Bank of America Corp.’s nearly $17 billion settlement with the U.S. Department of Justice and other major deals that big banks have reached with the government signal the DOJ is taking a leading role among enforcement agencies in securing hefty payouts from large institutions in connection with selling toxic mortgage-backed securities leading up to the financial crisis, experts say.
A former Moody's Corp. analyst accused the credit rating firm of giving false ratings to toxic mortgage-backed securities in the lead-up to the 2008 financial crisis, costing the government billions of dollars, in a massive False Claims Act complaint unsealed Friday after the government declined to intervene.
Bank of America Corp. and subsidiary Merrill Lynch will settle a lawsuit brought by the U.S. Securities and Exchange Commission alleging the bank defrauded investors in the sale of $850 million in residential mortgage-backed securities, according to a motion for a stay filed in North Carolina federal court on Friday.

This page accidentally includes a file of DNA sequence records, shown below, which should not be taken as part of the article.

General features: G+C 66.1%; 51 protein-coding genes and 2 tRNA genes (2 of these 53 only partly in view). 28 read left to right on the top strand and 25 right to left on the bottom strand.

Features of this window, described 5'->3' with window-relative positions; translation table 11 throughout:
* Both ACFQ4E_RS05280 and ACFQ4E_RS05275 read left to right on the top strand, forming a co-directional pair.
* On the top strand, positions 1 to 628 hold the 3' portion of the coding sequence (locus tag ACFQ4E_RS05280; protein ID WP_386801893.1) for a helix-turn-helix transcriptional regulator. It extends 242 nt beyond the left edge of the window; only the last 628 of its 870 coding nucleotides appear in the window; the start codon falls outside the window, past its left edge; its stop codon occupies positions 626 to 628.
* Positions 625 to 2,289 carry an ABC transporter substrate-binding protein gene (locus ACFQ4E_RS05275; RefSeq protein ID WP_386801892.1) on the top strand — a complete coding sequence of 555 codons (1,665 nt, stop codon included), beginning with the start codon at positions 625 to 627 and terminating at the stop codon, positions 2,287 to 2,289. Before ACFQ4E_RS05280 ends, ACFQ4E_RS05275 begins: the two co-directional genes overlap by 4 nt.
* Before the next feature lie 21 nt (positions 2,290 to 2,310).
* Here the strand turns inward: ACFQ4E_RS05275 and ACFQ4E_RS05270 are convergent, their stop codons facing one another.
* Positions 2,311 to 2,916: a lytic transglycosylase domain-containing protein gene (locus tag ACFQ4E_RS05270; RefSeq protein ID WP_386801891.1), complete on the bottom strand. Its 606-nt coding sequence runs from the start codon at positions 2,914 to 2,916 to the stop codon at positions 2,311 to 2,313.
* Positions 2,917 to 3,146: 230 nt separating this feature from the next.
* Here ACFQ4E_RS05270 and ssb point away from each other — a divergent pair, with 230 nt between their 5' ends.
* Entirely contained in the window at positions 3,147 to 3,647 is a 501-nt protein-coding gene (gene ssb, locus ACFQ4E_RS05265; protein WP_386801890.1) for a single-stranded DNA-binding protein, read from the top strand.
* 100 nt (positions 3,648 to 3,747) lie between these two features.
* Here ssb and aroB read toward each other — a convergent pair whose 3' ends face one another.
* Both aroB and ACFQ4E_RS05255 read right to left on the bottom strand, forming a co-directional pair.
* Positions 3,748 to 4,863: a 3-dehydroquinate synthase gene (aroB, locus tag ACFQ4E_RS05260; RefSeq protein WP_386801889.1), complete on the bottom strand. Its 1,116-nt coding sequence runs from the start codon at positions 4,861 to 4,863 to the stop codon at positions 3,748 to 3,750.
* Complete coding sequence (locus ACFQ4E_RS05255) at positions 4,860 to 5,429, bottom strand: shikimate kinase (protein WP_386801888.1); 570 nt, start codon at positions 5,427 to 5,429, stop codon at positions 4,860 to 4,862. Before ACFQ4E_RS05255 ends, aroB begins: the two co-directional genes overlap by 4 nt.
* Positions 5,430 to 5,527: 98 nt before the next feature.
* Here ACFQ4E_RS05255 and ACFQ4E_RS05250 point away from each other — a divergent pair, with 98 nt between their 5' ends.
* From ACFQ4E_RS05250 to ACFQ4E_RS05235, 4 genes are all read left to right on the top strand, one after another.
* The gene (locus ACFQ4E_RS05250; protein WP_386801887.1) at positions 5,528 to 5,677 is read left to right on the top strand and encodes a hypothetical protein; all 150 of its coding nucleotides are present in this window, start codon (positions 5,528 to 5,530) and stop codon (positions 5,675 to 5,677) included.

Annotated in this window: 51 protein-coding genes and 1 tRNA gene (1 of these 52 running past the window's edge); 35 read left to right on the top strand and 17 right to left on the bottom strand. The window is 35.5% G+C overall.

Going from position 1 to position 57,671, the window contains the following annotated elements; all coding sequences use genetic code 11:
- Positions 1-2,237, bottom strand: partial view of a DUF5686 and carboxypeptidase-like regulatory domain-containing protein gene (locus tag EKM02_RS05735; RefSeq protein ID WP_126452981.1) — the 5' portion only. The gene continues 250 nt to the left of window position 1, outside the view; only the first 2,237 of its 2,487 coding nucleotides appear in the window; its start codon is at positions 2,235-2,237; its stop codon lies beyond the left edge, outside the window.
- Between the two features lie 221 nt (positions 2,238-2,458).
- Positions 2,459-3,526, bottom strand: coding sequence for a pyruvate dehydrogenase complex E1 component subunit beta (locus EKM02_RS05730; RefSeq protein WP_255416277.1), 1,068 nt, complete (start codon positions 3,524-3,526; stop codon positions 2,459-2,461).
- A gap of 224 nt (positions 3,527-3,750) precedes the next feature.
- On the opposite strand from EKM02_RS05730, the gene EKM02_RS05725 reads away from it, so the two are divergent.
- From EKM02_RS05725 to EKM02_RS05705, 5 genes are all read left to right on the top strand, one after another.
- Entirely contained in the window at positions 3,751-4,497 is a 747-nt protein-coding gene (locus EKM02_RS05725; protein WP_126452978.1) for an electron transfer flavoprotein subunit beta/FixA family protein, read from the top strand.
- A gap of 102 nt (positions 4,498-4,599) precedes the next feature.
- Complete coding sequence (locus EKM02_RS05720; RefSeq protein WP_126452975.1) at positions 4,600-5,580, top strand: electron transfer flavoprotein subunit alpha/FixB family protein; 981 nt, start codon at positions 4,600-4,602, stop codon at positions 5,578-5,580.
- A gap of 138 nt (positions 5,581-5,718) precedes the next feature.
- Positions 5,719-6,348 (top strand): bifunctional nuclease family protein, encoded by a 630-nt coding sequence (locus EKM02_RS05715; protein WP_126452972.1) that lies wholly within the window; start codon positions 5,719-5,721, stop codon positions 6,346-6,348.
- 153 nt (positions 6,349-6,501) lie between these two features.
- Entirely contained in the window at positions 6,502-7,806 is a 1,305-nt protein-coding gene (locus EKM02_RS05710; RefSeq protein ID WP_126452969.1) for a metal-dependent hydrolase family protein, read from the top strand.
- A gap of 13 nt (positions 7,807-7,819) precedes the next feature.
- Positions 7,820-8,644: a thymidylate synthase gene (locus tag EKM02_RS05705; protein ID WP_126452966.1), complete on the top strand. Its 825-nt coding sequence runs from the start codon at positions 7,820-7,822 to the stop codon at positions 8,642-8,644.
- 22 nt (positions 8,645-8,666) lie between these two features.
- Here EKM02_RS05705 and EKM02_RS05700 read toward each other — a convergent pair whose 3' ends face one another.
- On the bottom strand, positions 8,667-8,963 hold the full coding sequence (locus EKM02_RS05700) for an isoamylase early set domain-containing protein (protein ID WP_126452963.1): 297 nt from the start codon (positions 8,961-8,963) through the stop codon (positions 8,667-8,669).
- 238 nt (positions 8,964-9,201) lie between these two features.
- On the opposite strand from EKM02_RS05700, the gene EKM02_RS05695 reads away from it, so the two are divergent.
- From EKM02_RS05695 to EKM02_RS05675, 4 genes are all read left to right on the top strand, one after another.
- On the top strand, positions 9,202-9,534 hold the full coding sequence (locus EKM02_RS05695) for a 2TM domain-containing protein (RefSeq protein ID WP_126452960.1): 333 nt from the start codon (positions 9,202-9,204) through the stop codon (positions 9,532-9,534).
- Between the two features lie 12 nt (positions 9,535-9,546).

A former Qualcomm Inc. director has changed his plea to guilty in the case against him and others for allegedly using inside information to buy $500,000 dollars' worth of Atheros Communications Inc. stock before Qualcomm scooped it up in 2011, according to documents entered Friday in California federal court.
Nothing in a recent Second Circuit decision affirming the dismissal of a Sarbanes-Oxley Act whistleblower suit against AECOM Technology Corp. supports reviving a SOX case from a former JPMorgan Chase & Co. worker allegedly axed for flagging potential fraud, JPMorgan told the appeals court Friday.
Foreign investors claiming defunct oil exploration company EnerMax stole millions of dollars from them through a joint-venture scheme told the U.S. Supreme Court in a brief made public Friday that the Fifth Circuit wrongly upheld a district judge's dismissal of their case.